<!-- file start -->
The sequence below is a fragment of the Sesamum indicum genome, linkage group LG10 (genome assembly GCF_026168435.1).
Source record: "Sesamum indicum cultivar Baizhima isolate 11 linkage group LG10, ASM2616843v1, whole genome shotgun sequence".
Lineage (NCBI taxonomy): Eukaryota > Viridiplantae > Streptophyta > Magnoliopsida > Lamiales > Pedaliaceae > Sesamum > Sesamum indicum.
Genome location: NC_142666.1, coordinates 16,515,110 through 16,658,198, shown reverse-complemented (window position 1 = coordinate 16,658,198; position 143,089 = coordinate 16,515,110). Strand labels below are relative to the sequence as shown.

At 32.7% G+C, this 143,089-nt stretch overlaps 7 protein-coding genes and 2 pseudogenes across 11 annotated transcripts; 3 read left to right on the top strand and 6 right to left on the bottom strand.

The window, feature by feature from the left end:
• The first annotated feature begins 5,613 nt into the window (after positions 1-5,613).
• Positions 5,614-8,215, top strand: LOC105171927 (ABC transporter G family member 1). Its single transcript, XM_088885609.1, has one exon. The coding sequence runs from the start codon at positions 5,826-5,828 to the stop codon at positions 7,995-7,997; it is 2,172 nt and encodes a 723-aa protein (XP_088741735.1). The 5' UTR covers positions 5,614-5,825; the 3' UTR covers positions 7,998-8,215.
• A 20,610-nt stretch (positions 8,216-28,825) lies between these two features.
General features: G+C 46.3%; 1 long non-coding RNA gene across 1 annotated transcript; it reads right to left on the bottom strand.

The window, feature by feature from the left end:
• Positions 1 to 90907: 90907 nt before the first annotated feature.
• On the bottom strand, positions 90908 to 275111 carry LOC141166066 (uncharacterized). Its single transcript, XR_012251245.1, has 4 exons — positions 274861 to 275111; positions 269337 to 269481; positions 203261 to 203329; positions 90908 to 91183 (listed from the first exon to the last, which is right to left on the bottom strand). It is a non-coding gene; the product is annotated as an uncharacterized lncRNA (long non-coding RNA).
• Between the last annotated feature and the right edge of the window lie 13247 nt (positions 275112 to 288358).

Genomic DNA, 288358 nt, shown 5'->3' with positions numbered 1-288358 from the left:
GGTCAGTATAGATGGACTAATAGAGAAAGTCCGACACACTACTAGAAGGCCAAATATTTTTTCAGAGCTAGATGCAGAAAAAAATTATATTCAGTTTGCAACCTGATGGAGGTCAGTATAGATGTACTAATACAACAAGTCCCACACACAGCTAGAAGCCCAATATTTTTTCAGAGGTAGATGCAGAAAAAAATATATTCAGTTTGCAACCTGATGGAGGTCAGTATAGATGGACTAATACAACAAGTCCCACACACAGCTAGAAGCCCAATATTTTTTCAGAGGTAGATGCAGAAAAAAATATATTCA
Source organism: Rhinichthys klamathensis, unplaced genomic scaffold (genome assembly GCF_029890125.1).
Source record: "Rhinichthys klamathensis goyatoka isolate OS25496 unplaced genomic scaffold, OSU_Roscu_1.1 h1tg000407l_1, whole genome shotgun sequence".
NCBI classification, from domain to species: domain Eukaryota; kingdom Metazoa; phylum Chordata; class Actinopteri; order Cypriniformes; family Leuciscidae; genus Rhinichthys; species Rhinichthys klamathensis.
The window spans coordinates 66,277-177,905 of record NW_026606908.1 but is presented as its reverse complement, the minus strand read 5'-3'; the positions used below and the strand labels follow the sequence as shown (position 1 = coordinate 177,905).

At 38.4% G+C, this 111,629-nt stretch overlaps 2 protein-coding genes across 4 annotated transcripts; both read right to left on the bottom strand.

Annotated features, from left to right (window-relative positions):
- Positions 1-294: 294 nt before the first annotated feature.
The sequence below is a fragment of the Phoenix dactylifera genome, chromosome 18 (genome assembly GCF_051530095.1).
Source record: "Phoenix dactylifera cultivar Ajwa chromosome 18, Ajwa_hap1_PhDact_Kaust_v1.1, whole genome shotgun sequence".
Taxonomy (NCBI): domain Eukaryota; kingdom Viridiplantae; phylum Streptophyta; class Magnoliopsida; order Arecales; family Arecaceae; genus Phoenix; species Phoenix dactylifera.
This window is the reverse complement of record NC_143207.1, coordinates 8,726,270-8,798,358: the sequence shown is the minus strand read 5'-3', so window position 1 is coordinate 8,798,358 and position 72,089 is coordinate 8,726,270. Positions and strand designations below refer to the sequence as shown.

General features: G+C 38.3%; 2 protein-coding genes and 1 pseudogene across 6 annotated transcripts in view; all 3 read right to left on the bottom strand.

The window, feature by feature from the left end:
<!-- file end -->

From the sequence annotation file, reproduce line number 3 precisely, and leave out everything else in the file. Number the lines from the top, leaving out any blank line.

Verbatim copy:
Lineage (NCBI taxonomy): Eukaryota > Viridiplantae > Streptophyta > Magnoliopsida > Lamiales > Pedaliaceae > Sesamum > Sesamum indicum.